Thursday, December 31, 2015

5 Animated Films Warner Premiere should consider making

Ever checked out the DC Universe animated films from Warner Premiere? They're direct to DVD releases based on "famous" DC comics and they're often a bit of fun. Sometimes they're even better than the comic they're based on; other times, they're dross, but hey, it's only 70 minutes of your life so who cares? The good ones can be really good, and I've never found one so bad that I couldn't at least paint to it. The very best manage to tell the stories better than the comics they're based on; Flashpoint and Justice League: New Frontier are better than most of the DC live action films. The Warner Premiere films are a great showcase for some of the DC stories that could never carry a full film or television release, however, they do seem tied to "recent" events in the DCU. Yes, there are some "classics" like Batman: Year One, but it really seems like there's a wealth of untapped potential. So here are my suggestions for fun animated titles that WP and DC could potentially make some coin with.

The Dark Knight Strikes Again
Often seen as the ugly stepchild of the classic The Dark Knight Returns and the beginning of Frank Miller's slide into insanity, I actually quite enjoy DKSA on it's own merits, few though they may be. Miller's schizophrenic style and bizarre artwork actually complement the storytelling device of internet talking heads and the social decay of a digital society. Batman, having revealed his secret identity and faked his death in The Dark Knight Returns, has organised his army of former street gangs in order to take back the world from Lex Luthor and Brainiac. If The Dark Knight Returns is the story of the death and rebirth of Batman, DKSA does the same for the Justice League, with many of the old guard dying or moving on and a new generation taking up the fight. Due to the odd art and unique set-pieces, DKSA would make an interesting animated film that could highlight the cleverness of the original and hide some of the stupidity that fans tend to focus on. And who doesn't want to see Batman wail on Superman with kryptonite gauntlets?

Amazons Attack! 
A Wonder Woman crossover event that was epic in it's stupidity, this suggestion will leave many scratching their heads. This event series is infamous for having Batman spout the line "Bees... my god." and fighter jets getting taken down by spears and arrows. It's dumb, inescapably dumb, and that's why I think it should be animated for all to see. In evidence, I'd like to submit Superman vs The Elite, an, at best, passable comic, with shallow villains and childish morality but pretty cool fight scenes, but an amazing animated film, with a great villain in the form of Manchester Black, Superman actually explaining his moral stance and plenty of cool fights. Now take that approach with Amazons Attack!, fix up the dialogue slightly (but leave in the bees line), boost the action and bury the story in amazing action faster than Zach Snyder. I'd watch it.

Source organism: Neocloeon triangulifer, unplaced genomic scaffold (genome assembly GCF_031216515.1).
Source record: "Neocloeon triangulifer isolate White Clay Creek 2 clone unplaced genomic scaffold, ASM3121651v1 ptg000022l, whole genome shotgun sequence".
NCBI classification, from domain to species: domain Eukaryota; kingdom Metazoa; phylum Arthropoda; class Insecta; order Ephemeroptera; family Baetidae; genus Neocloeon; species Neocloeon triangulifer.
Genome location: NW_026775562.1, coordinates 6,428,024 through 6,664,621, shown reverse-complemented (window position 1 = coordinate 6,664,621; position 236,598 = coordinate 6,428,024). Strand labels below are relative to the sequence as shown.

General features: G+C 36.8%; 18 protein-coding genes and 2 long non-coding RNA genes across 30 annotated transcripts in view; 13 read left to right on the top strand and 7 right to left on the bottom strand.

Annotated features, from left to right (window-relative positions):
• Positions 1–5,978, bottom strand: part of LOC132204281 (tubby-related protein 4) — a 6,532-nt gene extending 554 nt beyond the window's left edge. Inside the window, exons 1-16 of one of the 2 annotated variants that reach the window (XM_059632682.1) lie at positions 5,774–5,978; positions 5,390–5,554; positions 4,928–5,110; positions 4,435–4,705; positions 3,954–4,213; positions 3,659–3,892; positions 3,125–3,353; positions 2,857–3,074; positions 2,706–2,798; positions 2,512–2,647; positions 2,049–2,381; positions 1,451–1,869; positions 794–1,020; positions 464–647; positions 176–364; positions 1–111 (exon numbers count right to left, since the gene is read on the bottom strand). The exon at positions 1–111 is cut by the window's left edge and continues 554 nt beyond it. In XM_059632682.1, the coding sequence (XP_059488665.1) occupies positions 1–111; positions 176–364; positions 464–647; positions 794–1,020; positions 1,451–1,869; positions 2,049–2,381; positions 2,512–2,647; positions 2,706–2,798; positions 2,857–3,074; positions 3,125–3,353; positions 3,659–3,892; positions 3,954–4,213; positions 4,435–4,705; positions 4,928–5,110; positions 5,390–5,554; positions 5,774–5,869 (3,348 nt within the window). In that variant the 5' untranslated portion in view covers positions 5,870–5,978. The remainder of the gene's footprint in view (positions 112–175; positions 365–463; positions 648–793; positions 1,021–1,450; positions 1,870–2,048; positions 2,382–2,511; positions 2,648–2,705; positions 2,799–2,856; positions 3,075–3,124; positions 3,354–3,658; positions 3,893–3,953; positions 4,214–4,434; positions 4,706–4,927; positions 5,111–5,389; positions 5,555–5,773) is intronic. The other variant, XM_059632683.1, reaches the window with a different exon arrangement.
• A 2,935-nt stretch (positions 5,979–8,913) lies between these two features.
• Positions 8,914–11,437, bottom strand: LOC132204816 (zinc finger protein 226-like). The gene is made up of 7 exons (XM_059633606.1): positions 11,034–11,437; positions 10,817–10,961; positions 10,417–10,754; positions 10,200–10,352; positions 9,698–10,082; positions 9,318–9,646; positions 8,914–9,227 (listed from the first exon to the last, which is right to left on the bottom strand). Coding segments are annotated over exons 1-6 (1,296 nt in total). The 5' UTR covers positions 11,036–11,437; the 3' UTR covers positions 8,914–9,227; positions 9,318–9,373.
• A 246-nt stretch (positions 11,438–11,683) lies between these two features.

Probably one of the best limited series that I've ever read, and practically no one has heard of it. 52 (or DC Comics' 52 as I've seen it called), was a weekly series that covered the events of a year in the DCU without Superman, Wonder Woman or Batman. Instead the story focuses on characters like Animal Man, Adam Strange, Elongated Man, Renee Montoya, Batwoman, Booster Gold, Black Adam and Steel. The writing is sharp and the use of secondary characters really allows for some interesting storytelling. The trade is in four volumes, so more than one DVD would probably be needed, but I think it would be worth it to get the story out there and generate more interest from some of the often-overlooked characters of the DCU, like Booster Gold and The Question.

Superman: Red Son 
Everyone knows the story of Superman. Last son of a dying planet, crash lands outside a collective farm in the former Ukraine, raised under Stalin and fights for Socialism, The Worker and the International Expansion of the Warsaw Pact! Red Son is one of the best Superman stories ever told, achieving critical acclaim and spawning lesser imitators in its wake, so why is so little done with it? Is it because its an atypical Superman story? Is it because it kind of paints Superman as a villain? Whatever the reason, it's not as good as it needs to be to convince me that Red Son should be a DVD film. There's not much more I can say about this other than that you really should go pick up a copy and give it a read.

Animal Man: The Hunt    
You wanna see some fucked up shit? Check out Animal Man. Buddy Baker gets his powers from the "life grid" formed by all of the animals on the planet, but what does that look like and how does it work? Turns out the answers involve a Geiger-esque netherworld made of flesh and bone. Add in Buddy's daughter's developing powers and getting hunted by literal monsters and this series manages to be enthralling and subtle. Visually, the look of Animal Man would stand it apart from the other WP titles, as well as the more adult themes and spiritual concepts. Fans of classic Swamp Thing would be well served checking this title out, as it links back to some of the older stories from the era of Hellblazer and Swamp Thing crossovers.